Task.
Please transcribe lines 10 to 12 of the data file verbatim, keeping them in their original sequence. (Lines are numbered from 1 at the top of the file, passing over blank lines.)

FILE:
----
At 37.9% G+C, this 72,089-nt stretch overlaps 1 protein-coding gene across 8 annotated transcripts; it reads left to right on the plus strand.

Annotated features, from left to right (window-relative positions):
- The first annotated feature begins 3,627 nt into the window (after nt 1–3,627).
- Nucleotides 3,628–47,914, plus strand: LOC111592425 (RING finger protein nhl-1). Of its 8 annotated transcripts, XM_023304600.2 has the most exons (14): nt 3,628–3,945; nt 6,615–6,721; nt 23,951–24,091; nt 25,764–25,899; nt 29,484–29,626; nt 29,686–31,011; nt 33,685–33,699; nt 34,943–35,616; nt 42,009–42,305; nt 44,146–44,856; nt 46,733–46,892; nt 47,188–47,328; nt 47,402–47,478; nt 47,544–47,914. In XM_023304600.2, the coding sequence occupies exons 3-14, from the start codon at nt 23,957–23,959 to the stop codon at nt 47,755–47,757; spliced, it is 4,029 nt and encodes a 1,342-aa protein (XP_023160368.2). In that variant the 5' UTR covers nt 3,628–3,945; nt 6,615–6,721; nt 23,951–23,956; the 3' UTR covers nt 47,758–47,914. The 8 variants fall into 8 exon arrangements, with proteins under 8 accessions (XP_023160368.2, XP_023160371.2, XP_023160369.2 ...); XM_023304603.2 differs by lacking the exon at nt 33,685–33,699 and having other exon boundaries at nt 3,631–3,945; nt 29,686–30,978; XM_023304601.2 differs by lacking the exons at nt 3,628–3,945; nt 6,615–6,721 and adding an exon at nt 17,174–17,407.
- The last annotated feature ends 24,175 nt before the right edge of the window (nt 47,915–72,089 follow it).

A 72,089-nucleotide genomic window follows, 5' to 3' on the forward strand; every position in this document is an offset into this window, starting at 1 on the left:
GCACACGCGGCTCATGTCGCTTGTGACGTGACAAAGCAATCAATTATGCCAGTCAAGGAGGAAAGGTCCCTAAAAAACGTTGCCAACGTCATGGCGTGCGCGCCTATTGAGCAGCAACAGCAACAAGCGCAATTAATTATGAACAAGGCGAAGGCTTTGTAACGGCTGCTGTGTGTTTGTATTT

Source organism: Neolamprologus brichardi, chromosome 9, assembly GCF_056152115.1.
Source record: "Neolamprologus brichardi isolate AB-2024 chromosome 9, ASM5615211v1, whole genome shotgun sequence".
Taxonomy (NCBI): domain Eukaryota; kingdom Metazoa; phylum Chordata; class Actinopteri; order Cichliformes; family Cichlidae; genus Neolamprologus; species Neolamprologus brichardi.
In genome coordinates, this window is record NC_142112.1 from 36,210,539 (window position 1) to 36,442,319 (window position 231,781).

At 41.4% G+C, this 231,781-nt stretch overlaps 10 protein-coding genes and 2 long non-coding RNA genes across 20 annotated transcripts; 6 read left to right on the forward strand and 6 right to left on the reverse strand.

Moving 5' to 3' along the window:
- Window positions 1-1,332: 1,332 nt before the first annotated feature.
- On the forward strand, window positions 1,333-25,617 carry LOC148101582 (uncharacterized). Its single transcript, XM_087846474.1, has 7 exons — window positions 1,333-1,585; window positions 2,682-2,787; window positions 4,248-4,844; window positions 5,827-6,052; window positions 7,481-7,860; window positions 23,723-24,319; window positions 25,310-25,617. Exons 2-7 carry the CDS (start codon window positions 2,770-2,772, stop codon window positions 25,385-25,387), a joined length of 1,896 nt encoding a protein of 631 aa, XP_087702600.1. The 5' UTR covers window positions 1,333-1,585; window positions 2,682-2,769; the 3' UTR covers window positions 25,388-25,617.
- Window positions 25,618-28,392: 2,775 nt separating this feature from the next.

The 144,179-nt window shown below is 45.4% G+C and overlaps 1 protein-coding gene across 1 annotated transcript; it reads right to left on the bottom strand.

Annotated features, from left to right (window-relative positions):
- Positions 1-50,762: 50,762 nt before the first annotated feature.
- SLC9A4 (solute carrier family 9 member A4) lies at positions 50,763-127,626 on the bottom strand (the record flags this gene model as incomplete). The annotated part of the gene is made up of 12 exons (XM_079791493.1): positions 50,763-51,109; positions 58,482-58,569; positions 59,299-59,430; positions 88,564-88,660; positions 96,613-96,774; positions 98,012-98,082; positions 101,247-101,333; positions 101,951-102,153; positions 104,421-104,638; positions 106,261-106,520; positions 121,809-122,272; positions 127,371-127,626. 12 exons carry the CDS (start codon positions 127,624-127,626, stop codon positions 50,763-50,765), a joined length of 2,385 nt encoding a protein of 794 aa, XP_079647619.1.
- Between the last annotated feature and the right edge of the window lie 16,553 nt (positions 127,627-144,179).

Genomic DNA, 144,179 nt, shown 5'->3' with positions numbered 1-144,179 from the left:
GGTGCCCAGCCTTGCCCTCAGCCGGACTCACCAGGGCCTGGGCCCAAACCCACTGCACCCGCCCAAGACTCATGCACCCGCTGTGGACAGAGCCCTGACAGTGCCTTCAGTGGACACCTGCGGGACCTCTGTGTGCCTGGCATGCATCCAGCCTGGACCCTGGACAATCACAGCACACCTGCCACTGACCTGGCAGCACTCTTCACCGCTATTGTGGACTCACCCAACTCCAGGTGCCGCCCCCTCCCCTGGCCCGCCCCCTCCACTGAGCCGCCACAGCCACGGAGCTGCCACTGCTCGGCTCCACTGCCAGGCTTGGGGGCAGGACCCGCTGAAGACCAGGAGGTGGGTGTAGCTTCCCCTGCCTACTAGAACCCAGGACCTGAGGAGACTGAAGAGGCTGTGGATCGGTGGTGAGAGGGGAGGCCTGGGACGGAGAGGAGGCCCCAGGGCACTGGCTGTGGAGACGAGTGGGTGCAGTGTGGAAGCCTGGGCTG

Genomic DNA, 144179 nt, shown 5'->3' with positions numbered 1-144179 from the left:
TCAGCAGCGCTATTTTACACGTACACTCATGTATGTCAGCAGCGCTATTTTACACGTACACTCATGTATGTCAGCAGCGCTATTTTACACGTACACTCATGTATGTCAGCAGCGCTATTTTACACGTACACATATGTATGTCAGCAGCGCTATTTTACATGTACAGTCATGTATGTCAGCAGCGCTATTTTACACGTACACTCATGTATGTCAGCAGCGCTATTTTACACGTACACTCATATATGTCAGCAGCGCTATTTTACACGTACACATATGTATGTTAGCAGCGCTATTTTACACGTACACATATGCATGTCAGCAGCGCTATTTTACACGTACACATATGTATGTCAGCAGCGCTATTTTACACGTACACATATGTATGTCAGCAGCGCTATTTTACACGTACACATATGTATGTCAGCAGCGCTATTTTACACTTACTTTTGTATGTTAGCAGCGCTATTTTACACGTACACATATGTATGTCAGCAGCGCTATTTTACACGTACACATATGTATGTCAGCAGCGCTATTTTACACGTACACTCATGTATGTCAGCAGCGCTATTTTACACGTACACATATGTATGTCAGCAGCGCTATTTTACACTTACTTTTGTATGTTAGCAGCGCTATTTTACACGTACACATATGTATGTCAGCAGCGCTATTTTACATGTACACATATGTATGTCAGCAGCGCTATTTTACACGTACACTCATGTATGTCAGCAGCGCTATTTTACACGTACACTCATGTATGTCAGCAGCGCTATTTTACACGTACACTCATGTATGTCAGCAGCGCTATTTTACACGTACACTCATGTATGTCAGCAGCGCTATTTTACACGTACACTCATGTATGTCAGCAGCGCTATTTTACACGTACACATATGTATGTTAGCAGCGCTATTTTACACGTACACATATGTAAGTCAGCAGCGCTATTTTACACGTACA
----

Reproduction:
Taxonomy (NCBI): domain Eukaryota; kingdom Metazoa; phylum Chordata; class Actinopteri; order Cichliformes; family Cichlidae; genus Neolamprologus; species Neolamprologus brichardi.
In genome coordinates, this window is record NC_142112.1 from 36,210,539 (window position 1) to 36,442,319 (window position 231,781).

At 41.4% G+C, this 231,781-nt stretch overlaps 10 protein-coding genes and 2 long non-coding RNA genes across 20 annotated transcripts; 6 read left to right on the forward strand and 6 right to left on the reverse strand.